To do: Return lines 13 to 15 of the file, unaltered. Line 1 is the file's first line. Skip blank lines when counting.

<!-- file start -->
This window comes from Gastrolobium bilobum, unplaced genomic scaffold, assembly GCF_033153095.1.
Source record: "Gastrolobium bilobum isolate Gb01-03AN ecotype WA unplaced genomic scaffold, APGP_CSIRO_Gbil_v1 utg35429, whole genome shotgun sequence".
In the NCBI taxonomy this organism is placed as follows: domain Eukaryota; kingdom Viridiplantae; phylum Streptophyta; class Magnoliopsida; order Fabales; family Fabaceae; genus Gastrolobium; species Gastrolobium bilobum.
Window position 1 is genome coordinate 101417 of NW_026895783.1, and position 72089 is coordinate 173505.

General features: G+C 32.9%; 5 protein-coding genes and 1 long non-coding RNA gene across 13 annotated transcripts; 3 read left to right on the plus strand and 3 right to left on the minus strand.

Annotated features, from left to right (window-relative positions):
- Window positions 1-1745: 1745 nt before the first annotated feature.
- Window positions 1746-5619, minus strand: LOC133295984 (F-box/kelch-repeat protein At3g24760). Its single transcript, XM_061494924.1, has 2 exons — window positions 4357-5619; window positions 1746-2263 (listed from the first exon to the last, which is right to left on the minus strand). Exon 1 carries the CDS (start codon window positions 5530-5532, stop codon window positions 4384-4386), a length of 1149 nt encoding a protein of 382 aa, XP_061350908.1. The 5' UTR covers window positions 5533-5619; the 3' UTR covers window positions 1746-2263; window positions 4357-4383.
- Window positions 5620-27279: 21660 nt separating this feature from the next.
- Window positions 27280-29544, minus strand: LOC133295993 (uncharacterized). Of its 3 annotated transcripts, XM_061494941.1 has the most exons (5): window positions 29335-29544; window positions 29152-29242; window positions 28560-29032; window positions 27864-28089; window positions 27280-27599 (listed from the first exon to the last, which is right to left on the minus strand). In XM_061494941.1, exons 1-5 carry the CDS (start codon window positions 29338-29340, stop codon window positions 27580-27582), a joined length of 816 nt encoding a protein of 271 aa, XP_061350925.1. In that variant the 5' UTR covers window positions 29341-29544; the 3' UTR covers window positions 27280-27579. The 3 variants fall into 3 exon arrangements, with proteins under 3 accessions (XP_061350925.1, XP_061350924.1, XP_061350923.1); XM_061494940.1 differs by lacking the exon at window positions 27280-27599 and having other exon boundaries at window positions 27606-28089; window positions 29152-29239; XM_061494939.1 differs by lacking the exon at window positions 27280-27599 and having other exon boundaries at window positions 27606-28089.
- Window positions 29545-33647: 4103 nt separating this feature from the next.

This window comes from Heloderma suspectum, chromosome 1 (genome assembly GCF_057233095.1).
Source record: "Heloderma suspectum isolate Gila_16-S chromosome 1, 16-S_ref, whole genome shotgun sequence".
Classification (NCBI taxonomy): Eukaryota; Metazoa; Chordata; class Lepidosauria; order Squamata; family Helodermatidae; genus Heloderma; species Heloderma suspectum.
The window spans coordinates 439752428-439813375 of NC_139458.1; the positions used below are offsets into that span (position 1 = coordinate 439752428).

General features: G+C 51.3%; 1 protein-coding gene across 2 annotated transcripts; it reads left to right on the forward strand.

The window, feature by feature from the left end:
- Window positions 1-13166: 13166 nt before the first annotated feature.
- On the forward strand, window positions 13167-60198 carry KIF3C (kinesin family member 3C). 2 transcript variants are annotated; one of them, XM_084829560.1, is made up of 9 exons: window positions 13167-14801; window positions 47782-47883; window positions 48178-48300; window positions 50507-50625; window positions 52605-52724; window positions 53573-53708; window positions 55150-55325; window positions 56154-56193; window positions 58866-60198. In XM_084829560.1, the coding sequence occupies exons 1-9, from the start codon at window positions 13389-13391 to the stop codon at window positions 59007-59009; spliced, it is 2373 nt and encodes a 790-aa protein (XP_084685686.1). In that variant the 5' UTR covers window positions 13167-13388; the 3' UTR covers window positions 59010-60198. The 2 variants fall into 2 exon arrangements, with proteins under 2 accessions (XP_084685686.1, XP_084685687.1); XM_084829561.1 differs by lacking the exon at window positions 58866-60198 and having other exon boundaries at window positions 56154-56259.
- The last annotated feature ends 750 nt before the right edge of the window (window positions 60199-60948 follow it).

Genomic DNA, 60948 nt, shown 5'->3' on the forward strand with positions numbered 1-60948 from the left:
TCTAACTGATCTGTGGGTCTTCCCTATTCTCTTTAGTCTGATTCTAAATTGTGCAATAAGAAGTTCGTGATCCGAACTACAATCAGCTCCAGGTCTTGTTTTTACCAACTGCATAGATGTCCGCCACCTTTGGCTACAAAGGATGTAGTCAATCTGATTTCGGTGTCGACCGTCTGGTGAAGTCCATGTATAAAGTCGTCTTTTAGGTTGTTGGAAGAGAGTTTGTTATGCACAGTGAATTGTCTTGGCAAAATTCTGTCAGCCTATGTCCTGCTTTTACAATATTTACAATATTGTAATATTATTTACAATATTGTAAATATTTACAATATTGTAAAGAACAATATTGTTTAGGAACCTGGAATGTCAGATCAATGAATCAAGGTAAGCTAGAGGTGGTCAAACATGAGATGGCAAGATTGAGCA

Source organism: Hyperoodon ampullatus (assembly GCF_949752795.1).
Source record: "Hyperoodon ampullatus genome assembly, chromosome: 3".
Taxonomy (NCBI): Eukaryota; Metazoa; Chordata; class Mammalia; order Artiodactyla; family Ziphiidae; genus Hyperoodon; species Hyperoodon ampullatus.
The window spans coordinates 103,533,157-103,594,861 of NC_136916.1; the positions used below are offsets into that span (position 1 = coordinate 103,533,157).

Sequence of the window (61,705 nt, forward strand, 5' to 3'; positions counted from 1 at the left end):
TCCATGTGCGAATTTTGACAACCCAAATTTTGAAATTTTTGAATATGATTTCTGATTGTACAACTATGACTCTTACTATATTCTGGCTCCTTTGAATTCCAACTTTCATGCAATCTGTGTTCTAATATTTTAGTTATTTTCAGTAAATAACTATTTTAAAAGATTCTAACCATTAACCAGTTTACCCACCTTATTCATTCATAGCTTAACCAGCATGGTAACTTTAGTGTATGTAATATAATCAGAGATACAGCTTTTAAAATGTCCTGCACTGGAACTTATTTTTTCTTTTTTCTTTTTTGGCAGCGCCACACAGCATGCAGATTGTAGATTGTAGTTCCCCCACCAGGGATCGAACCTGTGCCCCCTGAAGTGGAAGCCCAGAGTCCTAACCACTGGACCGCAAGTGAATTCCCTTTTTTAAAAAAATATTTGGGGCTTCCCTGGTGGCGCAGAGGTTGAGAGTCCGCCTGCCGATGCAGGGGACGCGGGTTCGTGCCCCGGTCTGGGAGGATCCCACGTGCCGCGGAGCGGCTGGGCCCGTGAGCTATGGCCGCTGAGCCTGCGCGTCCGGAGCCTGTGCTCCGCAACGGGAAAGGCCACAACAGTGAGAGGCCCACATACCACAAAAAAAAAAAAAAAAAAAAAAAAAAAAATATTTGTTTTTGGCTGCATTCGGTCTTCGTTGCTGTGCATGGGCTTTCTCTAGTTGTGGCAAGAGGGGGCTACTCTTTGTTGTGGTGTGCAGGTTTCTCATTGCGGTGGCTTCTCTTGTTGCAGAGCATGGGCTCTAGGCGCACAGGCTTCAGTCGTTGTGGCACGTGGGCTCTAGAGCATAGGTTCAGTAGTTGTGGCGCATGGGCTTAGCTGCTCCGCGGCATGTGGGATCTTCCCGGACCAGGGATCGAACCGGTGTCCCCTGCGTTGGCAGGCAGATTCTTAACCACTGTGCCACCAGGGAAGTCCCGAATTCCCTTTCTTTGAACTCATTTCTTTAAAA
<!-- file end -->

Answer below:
Source record: "Heloderma suspectum isolate Gila_16-S chromosome 1, 16-S_ref, whole genome shotgun sequence".
Classification (NCBI taxonomy): Eukaryota; Metazoa; Chordata; class Lepidosauria; order Squamata; family Helodermatidae; genus Heloderma; species Heloderma suspectum.
The window spans coordinates 439752428-439813375 of NC_139458.1; the positions used below are offsets into that span (position 1 = coordinate 439752428).